Video: Suffolk film producer and director Mat Kirkby prepares for Oscars after his film The Phone Call is nominated for award
PUBLISHED: 10:00 28 January 2015 | UPDATED: 11:58 28 January 2015
There is nothing Mat Kirkby likes more than to saunter up the road from his Shottisham home to enjoy a pint at the Sorrel Horse.
But next week the self-confessed “country boy” will be swapping his Adnams for champagne at a series of glittering parties attended by Hollywood’s great and good.
The 40-year-old, who penned, produced and directed a short film just one year ago, has received an Oscar nomination and is hotly tipped to walk away with the prize.
“It has been a whirlwind and it hasn’t died down yet,” he said.
His film – The Phone Call – was shot on location in London in 2013 and stars actors Sally Hawkins and Jim Broadbent, who has won awards for his roles in Bridget Jones’ Diary and Moulin Rouge.
The pair agreed to take part immediately after reading the 20-page script. And Mat said it was clear to see the actors love of his story in their delivery.
“Despite the fact that this is a film which is 20 minutes long and, let’s face it, is unlikely to reach a mass audience, they were moved.”
Mat’s career has been dominated by directing short commercials and music videos for Ridley Scott Associates in London.
He has worked for Adele, Basement Jaxx and Muse but admits that, although he has touched on the celebrity world before, he has never been as star-struck as he was on the set of his own film.
“It was a real dream come true working with Jim and Sally,” he said. “Jim is an Oscar winning legend and Sally had literally been filming with Woody Allen and Cate Blanchett a couple of weeks previously so, as you can imagine, I was pinching myself rather a lot on set.”
The Phone Call, which Mat co-wrote with friend James Lucas, centres around a woman who works in a crisis helpline call centre and a phone call that changes her life forever.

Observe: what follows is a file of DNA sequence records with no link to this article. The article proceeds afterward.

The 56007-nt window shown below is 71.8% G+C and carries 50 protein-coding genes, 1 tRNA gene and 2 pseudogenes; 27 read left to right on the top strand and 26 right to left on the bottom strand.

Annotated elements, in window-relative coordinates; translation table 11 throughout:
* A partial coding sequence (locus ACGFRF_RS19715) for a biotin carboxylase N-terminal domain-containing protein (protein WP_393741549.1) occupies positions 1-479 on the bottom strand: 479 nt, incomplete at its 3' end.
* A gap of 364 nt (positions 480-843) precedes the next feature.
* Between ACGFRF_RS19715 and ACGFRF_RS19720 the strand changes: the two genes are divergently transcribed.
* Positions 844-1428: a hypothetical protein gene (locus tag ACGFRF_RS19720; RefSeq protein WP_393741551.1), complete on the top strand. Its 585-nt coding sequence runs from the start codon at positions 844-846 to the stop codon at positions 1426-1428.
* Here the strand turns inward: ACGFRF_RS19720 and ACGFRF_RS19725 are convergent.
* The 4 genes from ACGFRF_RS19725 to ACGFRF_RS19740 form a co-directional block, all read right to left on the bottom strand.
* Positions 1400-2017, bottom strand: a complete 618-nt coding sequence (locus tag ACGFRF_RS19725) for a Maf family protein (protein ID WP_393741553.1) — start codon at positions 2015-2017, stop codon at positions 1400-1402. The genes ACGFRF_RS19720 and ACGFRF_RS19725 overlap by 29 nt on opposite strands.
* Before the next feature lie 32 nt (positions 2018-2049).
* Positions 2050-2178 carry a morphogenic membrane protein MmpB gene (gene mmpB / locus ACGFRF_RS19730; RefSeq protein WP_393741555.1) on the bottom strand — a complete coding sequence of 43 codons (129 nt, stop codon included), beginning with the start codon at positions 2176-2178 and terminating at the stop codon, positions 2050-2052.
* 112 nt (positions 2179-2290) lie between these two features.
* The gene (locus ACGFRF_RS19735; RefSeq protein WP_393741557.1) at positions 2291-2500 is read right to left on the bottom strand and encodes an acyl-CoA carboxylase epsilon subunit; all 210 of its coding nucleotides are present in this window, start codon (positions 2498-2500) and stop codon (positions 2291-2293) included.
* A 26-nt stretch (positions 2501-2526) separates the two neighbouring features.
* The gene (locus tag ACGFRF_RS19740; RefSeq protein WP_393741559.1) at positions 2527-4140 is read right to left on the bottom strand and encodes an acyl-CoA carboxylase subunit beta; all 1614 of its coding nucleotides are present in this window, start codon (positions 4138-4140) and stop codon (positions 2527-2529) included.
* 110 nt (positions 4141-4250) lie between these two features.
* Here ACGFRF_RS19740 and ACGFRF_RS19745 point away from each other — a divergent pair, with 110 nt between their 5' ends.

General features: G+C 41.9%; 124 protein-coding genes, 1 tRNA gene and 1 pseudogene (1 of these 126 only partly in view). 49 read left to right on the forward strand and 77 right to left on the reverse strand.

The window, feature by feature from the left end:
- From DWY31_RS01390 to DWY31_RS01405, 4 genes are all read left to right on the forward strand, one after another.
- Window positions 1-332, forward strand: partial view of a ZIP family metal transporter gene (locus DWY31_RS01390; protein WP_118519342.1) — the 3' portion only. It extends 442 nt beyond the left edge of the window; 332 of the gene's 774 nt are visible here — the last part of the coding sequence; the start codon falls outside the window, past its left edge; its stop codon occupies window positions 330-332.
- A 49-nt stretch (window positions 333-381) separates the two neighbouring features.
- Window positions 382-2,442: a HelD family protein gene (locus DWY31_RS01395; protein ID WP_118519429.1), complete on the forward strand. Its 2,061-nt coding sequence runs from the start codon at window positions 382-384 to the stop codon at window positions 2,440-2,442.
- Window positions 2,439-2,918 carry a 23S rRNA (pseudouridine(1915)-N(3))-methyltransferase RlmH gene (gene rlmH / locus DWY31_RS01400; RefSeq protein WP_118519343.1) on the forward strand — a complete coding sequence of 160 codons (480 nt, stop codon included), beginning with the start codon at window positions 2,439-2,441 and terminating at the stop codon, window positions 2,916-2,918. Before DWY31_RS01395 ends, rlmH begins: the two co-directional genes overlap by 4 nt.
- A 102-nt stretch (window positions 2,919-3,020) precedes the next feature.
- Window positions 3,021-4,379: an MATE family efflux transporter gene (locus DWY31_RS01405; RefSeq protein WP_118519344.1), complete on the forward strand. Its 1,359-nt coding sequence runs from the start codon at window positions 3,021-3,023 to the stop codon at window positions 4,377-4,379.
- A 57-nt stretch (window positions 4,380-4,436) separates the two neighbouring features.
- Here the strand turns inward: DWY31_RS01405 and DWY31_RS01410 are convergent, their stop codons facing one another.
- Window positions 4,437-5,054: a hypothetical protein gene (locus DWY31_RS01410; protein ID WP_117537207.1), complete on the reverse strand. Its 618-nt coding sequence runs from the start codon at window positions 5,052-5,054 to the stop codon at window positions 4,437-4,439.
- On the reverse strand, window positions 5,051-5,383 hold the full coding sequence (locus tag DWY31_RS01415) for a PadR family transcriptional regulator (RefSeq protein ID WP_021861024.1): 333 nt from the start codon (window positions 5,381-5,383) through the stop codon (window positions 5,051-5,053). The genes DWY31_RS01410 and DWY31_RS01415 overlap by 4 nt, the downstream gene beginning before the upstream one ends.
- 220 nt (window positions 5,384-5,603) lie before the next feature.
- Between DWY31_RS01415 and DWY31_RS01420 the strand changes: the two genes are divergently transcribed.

Both men had relatives who had worked for Childline – a fact which inspired the storyline.
The film won the Narrative Short category at the prestigious New York festival Tribeca at the end of last year, was winner of the Silver Dragon for Best Fiction Short at the Krakow Film Festival and winner of Special Audience Recognition and Youth Jury Awards at Aspen Shortsfest.
Mat, who lives with partner Miranda Harrison, a healthcare educator, said: “I thought Tribeca was the icing on the cake but then we were nominated for the Oscar.
“It’s a big deal – not least because it turns out we have to attend a host of other events in the month leading up to the ceremony.”
Among parties he has been invited to is a huge bash hosted by Sir Elton John.
“I’m sure it will be quite unlike my usual Sunday trip to the local pub,” he said. “But if I bring home the little gold man at the end of my trip, I might just take him up there with me to meet the locals.”
Mat says there is nowhere he loves more than the Suffolk countryside.
“It’s home,” he said. “And I feel inspired here.”
So will Shottisham become the focal point of any screenplays he plans to write in future?
“We will see,” he said, mysteriously. “But I can tell you that it has more character than anywhere else I have ever lived or known.”
Mat is hoping to arrange for his film to be shown at cinemas in Woodbridge, Southwold and Aldeburgh.